Recently, I got to speak to Djamil Kemal of the Lexis Numerique Development team to discuss their latest project, Taxi Journey. A side scrolling indie adventure title focused on quality storytelling, compelling atmosphere, and sheer visual charm.
CC: First of all, thank you for taking the time to speak to us, would you mind telling our readers a little bit about yourself and what your area of expertise is over at Lexis Numérique?
DK: Hi – thank you for your interest in Taxi Journey. I’m Djamil Kemal and I’m in charge of the Marketing and Community relations at Lexis.
CC: Now, Taxi Journey, I’ll admit that after looking at the concept art and preview screens I was quickly charmed by the visual style. What would you say drove the decision to present the game in such a unique, interesting and atmospheric way?
DK: Thanks so much 🙂 Jérôme, the art designer who came up with the initial artworks and world, wanted to create something that doesn’t look “digital”. The idea of going back to the roots and using a pen just seemed natural. This enables us to bring a human touch to an industry that is way too driven by computers and microchip power. At the end of the day, we hope it comes out as something truly unique.
CC: The use of lighting seems to be an integral part of what separates the visuals from titles that make use of a similar style, and also gives players a sense that this game will have a great deal of atmosphere, can you tell us a bit more about the lighting mechanics? Specifically, how did you get it to look so good?
DK: At first, everything is pen drawn (manually). Then, in a second pass, the artworks are scanned and low-key lighting is created in Photoshop. And you’re right. Light is really important for Taxi Journey as it’s all about the atmosphere, and light and music play a huge part in that.
CC: What can you reveal to us at this stage that we don t already know about Taxi Journey?
DK: We need to detail the gameplay a little bit more. One thing that we must say is that Taxi Journey is NOT a platformer, but an original adventure game. In some cases, for doing exploits or extra quests, dexterity might be useful, but in the end, the controls will be very smooth. What you need to care about is the story and the characters. And what we can reveal today about the story is that when Gino accepts to give Zoe a drive, he’s far from imagining that a simple ride will transform into a wild quest in eerie places and trying to escape more than dark pursuers….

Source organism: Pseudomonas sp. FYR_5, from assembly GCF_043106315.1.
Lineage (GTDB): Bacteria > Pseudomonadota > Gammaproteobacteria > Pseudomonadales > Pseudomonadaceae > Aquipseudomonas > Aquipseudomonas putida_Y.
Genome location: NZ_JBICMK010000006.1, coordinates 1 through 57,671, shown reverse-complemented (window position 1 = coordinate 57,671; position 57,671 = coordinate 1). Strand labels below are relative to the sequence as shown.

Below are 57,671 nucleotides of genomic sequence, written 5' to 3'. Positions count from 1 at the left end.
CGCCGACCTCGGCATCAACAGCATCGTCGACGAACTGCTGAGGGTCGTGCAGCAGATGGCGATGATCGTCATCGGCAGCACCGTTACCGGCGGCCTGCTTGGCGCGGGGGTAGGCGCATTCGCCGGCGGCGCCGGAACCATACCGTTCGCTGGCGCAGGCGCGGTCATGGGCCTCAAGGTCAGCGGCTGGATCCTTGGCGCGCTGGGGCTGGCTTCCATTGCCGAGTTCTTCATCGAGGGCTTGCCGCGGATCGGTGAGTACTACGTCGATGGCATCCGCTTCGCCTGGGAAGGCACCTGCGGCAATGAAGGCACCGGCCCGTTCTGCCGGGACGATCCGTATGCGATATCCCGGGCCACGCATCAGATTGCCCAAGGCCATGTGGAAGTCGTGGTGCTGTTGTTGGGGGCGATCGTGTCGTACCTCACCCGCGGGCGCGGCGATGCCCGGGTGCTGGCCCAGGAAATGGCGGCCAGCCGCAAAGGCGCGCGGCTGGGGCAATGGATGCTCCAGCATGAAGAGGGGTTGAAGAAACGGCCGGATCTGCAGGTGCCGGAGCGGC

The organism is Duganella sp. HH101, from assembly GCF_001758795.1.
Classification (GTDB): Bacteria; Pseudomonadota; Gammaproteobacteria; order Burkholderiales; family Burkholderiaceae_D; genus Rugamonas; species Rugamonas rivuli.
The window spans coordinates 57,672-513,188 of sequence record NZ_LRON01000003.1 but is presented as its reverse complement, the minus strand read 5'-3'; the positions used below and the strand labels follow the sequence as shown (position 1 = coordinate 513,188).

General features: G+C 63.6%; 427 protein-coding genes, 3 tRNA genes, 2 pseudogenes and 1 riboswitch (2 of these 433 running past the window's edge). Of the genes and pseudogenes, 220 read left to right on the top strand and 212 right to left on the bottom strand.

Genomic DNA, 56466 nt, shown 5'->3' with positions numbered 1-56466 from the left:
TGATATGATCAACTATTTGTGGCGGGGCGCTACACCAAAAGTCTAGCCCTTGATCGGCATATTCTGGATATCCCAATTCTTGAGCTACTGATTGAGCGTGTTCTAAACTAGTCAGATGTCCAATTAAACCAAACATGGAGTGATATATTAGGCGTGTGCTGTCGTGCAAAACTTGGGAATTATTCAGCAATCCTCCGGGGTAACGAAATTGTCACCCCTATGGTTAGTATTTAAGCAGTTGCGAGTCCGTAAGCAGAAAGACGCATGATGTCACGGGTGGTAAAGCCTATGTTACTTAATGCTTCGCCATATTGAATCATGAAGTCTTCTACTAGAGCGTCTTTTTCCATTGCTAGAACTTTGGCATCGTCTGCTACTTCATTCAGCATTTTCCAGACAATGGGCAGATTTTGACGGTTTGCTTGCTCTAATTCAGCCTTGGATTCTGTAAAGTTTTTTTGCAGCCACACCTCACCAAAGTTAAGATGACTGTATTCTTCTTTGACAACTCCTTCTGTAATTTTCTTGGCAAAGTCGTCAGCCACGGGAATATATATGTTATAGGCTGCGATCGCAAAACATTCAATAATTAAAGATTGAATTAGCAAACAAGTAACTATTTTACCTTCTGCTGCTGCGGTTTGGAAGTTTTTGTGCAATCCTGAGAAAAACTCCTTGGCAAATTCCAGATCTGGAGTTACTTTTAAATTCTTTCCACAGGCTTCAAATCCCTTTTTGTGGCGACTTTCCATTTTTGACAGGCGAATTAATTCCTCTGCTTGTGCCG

CC: The character concept art is very intriguing and suggests a rich and in depth storyline, what can you tell us about the characters?
DK: We need not to reveal too much about the story in order to avoid spoilers. What we can tell you is that Gino is a taxi driver of few words, broke, and who needs to pedal… Zoe is a very strange little girl that seems shy and weak. At the beginning of the game, they don’t know each other. Zoe is a client and Gino is just a taxi driver. But quite quickly, events will make them get closer, they will get to know and trust each other better. Ultimately, their lives will depend on that mutual trust…
CC: Immediately, the first thing I thought when I looked at the character concepts was The Legend of Zelda: Windwaker, particularly the character Tetra. If any, what games influenced the development and design of Taxi Journey?
DK: It’s always hard to know what influenced you. Most of the time, you’re not conscious of that. You may be influenced by the color range of a movie or a drawing, by the story structure of a book and many other things without even noticing. For the characters though, Coraline (Tim Burton) and Hotel Transylvania (Genndy Tartakovsky) were all good sources of inspiration.
CC: What can you tell us about the gameplay mechanics and control schemes, will this title have controller support?
DK: The game totally supports controllers. That said, I must insist on the fact that Taxi Journey is not a platformer. Moving from one place to another is easy and doesn’t need dexterity. Specific action sequences will take place at key moments of the scenario but they don’t reflect the core of the gameplay. A little bit like in Limbo, you scroll to discover the world. The difference with a game like Limbo is that you interact with other characters much more. Like in classic adventure games, you have quests and puzzles. However, rare content (exploits) will be hidden in places that need quite some dexterity to reach, just as bonus bits.
CC: What, in your mind, will draw players towards Taxi Journey?
DK: Our key focus is on the story and universe. We’re really working hard to create a unique visual world that you want to discover and a great story with deep characters that make you want to stay.
CC: What else can we expect to see from Lexis Numerique moving into 2014?
DK: We have a few things, but our key focus currently is Taxi Journey.
CC: And finally, thank you so much for giving us your time and taking the time to answer our questions, is there anything that our questions didn’t cover that you would like to tell us about?
DK: One important thing is the choice of primary platforms. And to be honest, reading all the comments about the PS Vita and Wii U makes us think. We want to involve the community to make our decisions. We will make a major announcement very soon about how we see our relations with the community.
And so our interview with Lexis Numerique’s Djamil Kemal comes to a close. Huge thanks go out to Djamil for taking the time to answer our questions, and to Lexis Numerique. For more information on the project be sure to check out the Taxi Journey Kickstarter site.